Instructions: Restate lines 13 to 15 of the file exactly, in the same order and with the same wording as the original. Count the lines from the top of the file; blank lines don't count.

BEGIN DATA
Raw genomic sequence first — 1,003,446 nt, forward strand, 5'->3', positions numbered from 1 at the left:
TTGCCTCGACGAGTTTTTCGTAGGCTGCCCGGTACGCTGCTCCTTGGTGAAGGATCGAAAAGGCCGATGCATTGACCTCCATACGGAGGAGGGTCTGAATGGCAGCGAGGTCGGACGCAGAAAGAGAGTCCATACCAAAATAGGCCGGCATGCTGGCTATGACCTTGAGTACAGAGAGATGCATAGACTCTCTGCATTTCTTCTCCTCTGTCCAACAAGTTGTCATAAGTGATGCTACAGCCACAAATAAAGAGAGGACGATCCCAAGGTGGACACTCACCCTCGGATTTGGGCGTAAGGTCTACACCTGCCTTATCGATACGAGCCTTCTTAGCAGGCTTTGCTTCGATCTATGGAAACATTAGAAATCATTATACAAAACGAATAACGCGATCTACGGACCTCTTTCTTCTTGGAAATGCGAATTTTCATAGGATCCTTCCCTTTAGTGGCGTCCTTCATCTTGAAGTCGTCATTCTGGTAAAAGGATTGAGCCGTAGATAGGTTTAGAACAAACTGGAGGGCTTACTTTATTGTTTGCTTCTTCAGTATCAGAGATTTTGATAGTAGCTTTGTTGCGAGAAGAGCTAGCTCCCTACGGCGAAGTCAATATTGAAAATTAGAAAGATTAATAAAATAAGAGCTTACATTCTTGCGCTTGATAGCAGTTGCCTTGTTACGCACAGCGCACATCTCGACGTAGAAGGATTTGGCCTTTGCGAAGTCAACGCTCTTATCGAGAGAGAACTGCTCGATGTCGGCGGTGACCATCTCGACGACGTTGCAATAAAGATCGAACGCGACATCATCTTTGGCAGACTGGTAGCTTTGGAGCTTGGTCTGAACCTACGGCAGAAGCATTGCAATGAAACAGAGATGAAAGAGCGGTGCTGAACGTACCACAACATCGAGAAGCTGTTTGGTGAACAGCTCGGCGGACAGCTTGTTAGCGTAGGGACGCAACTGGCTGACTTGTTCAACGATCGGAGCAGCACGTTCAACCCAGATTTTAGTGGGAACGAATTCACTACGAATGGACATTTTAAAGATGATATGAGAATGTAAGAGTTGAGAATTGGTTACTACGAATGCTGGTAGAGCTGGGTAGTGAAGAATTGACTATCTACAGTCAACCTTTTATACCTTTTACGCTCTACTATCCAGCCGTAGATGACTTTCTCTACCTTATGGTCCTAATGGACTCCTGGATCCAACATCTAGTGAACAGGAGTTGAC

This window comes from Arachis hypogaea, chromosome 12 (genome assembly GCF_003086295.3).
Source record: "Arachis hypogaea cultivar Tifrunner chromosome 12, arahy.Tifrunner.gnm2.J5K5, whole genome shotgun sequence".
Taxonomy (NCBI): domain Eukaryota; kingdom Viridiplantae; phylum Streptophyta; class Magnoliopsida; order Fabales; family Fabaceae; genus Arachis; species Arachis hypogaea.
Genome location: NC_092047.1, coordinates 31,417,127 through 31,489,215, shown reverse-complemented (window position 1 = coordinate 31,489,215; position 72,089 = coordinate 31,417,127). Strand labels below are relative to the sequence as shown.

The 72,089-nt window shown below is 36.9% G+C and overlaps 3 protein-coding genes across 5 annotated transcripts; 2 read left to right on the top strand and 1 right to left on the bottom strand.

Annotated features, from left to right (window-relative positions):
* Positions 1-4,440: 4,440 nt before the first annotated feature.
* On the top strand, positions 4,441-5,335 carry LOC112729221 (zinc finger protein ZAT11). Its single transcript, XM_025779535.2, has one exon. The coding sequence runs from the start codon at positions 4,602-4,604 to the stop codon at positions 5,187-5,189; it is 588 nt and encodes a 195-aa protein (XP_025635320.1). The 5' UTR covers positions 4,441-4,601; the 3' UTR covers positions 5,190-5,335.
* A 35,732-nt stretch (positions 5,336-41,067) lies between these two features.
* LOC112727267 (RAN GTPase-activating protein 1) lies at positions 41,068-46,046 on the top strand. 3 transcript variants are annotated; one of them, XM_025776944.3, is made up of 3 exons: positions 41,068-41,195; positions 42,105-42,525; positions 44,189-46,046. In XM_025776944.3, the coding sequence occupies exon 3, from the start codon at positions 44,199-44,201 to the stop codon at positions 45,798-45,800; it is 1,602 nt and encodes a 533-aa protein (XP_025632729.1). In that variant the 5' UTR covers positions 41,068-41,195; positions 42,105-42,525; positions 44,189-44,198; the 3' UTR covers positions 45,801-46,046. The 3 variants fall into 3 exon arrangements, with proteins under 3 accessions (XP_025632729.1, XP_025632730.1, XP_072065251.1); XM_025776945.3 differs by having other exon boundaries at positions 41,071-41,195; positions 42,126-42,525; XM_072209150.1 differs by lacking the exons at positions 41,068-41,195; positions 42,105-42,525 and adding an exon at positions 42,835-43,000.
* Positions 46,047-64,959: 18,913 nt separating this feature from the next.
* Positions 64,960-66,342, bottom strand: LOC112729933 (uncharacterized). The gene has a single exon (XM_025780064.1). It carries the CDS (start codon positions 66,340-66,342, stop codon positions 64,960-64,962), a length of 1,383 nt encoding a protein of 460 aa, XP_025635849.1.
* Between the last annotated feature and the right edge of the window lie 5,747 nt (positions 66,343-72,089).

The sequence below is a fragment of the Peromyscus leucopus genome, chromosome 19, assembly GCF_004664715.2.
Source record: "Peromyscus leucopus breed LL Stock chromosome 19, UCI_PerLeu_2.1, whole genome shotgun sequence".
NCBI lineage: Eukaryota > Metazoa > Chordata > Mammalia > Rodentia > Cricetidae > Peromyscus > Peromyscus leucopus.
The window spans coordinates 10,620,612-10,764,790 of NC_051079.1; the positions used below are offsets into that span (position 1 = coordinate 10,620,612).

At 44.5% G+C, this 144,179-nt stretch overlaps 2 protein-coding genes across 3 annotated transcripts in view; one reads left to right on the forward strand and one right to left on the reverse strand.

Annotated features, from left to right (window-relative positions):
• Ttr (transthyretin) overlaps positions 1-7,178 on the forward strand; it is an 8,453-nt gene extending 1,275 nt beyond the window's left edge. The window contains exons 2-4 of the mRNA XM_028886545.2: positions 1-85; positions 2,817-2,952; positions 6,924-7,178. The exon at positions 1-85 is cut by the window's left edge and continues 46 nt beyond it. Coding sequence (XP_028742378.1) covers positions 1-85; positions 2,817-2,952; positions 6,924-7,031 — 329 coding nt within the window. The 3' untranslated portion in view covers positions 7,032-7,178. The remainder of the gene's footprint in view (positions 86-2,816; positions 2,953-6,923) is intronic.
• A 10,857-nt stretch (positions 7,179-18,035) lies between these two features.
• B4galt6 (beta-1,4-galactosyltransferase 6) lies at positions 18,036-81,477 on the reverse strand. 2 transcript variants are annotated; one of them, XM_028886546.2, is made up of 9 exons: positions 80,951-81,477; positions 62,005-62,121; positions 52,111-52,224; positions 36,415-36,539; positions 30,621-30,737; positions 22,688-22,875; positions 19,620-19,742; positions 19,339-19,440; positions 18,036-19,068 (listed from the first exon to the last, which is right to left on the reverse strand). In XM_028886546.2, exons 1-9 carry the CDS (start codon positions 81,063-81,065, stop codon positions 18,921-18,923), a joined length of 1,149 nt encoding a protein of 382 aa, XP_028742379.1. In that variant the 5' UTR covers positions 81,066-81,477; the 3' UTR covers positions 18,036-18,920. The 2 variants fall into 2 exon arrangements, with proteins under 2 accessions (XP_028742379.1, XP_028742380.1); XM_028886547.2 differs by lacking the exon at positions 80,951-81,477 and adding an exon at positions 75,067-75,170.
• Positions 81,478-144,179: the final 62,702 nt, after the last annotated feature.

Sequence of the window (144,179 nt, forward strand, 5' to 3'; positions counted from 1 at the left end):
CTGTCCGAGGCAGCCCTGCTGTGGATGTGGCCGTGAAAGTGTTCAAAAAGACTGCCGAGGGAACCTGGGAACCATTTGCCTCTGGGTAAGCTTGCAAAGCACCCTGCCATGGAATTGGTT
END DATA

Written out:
* Positions 46,047-64,959: 18,913 nt separating this feature from the next.
* Positions 64,960-66,342, bottom strand: LOC112729933 (uncharacterized). The gene has a single exon (XM_025780064.1). It carries the CDS (start codon positions 66,340-66,342, stop codon positions 64,960-64,962), a length of 1,383 nt encoding a protein of 460 aa, XP_025635849.1.
* Between the last annotated feature and the right edge of the window lie 5,747 nt (positions 66,343-72,089).